Dar Les Cigones, a boutique hotel, offers daily cooking classes where you might make anything from bread to yogurt, and the well-known restaurant La Maison Arabe offers workshops where you’ll prepare a full three-course meal. The Amal Centre  is a non-profit that teaches disadvantaged local women cooking skills so they can find work in restaurants, and offers an onsite restaurant and cooking classes for visitors. For further cultural immersion, Traveling Spoon in Marrakech, Rabat, and Casablanca pairs you with a local family that will teach you how to cook a dish in their kitchen.

Even if the culinary arts is not your forte, diving into Moroccan cuisine is one of the best ways to learn about the culture. The fare is fresh and complex, with influences that stem from Berber, Mediterranean, and Arabic roots and varies from region to region. Being situated on the Atlantic and Mediterranean coasts, the food is also seafood heavy and flavors like harissa and saffron are staples. Popular must-try dishes include fragrant vegetable and meat tagine—a stew cooked in an earthenware pot—and pastilla, a meat pie.

Get Scrubbed Down in a Traditional Hammam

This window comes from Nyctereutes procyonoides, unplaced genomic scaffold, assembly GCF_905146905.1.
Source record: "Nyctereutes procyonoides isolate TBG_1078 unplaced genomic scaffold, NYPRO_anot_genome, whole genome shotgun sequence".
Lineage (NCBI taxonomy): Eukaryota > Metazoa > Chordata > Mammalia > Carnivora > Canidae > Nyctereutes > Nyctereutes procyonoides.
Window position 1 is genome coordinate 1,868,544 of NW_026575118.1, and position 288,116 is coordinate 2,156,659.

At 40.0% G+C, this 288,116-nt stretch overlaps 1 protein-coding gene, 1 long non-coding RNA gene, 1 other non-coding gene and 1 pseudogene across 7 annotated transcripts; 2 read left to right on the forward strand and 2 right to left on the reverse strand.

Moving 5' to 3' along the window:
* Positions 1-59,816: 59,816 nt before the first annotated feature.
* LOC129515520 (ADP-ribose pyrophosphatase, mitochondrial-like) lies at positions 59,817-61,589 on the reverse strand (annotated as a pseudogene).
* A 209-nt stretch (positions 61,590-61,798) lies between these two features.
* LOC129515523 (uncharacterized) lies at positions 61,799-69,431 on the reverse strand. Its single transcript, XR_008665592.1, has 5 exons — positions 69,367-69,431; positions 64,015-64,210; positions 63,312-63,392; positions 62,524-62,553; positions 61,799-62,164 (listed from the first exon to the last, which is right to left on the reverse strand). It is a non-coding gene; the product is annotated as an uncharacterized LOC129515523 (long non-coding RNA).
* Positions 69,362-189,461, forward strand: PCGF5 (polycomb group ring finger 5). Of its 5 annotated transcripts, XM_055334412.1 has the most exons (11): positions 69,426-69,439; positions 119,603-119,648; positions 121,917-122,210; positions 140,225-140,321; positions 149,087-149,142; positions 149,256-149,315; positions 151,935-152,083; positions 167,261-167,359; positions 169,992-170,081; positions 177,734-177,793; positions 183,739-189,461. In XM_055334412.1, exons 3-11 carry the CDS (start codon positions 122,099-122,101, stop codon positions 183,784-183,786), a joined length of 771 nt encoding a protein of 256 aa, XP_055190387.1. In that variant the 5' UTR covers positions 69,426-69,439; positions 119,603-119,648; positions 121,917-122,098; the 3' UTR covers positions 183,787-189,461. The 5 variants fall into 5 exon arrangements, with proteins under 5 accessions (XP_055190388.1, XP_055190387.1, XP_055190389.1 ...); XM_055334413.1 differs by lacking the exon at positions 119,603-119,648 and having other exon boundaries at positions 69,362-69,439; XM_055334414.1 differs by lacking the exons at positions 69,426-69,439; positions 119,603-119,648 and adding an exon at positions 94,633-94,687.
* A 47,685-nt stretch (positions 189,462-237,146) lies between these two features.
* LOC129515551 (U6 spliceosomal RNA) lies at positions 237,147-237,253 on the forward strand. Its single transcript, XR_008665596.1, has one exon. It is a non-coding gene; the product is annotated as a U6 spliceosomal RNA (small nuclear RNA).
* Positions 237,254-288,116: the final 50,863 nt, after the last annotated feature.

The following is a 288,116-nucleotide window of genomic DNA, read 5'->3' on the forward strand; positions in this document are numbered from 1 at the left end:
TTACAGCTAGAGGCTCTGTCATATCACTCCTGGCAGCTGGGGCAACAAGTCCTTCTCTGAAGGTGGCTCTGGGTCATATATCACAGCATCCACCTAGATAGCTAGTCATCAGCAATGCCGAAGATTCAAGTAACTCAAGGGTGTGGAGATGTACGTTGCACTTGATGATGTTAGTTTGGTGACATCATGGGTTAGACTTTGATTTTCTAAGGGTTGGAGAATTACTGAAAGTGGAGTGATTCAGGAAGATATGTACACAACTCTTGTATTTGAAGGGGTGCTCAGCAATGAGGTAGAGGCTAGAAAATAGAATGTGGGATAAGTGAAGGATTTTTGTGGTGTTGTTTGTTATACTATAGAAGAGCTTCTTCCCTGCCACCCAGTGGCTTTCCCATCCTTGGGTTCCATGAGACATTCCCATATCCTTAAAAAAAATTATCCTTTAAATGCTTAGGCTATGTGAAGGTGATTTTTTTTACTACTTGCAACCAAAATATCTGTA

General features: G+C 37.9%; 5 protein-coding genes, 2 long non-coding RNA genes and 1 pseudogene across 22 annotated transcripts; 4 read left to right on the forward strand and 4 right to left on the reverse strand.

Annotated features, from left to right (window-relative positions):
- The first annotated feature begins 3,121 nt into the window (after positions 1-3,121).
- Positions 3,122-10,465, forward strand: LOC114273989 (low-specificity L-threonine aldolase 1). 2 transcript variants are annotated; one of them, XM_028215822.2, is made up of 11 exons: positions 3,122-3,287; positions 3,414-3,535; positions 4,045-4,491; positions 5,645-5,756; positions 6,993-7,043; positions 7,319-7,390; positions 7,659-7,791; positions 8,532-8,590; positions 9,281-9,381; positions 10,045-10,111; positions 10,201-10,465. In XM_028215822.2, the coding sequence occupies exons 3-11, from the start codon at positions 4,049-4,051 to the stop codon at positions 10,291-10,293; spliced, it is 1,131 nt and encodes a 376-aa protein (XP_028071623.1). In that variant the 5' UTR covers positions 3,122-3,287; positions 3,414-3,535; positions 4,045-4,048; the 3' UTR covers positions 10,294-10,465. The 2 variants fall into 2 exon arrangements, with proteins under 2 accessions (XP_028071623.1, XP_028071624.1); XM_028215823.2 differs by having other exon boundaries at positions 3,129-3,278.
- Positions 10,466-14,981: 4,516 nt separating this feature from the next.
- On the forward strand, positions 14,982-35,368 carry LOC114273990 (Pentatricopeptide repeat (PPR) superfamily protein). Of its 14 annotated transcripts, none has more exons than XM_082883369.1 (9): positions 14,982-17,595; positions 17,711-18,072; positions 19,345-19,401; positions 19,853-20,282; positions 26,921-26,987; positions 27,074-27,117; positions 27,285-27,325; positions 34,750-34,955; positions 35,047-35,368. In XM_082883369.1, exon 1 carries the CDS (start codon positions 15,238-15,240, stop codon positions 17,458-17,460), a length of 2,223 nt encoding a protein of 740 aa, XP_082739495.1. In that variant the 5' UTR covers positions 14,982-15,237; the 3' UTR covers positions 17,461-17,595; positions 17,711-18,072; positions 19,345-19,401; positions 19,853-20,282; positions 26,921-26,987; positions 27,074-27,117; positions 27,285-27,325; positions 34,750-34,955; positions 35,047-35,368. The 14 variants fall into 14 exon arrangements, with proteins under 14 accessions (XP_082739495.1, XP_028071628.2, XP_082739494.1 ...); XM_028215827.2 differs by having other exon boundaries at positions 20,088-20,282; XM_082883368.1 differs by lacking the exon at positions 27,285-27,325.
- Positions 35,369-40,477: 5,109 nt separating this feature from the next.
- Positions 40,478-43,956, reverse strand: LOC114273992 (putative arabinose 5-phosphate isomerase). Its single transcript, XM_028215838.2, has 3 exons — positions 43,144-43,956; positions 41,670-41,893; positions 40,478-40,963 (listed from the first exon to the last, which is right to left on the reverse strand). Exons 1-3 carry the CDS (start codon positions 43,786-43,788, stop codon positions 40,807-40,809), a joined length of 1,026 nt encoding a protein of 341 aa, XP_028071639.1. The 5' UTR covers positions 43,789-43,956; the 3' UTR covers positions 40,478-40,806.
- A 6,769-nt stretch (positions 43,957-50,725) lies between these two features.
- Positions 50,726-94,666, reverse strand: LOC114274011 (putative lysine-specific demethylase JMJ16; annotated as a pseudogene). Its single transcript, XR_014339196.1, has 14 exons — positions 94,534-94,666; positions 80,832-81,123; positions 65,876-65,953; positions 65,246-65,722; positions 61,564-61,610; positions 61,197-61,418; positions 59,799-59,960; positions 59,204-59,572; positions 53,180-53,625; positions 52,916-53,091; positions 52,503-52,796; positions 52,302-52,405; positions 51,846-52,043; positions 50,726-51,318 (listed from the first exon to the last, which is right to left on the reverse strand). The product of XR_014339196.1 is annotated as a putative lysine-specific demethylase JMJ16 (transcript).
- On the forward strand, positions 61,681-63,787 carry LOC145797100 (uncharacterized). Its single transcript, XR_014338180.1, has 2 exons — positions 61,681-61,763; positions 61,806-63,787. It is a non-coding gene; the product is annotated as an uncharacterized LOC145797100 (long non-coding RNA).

Woman relaxing in a hammam

A hammam is a traditional Moroccan bathhouse and a regular part of everyday life for many Moroccans. There are a variety of different types of hammams, ranging from high-end luxury spa retreats to more affordable, no-frills experiences.

Many hammams offer separate bathing areas for women and men. Others have days of the week for men and days of the week for women, while some only service one gender. The ritual varies, but is normally done in three steps. You'll first sit in a steam room to open your pores, then your body will be washed with a traditional black soap and scrubbed with a scrub glove, called a kessa, by a hammam attendant. Then, a cold water bath is customary.

Local hammams include everything from large steam rooms to pools and it is completely acceptable to go nude. For an exclusive experience, many hotels offer sumptuous retreats—try the luxe Royal Mansour or La Mamounia in Marrakesh. You can't go wrong at the opulent Le Bains de Marrakech either, one of Marrakech’s first private bathhouses. 

See The Sand Dunes of the Sahara

Camels in the Sahara Desert

The sand dunes of the Sahara are a must-see, and a camel trek is an ideal way to experience the desert landscape and interact with Berber tribes in the area.

You’ll ride camels through the desert to oasis towns and Ouarzate, where you can spend the night in a traditional riad. During the tour, you'll also be able to spend the evening with a Berber tribe around a campfire listening to local music and listening to traditional stories, as well as explore the Ait Benhaddou kasbah (a UNESCO World Heritage site).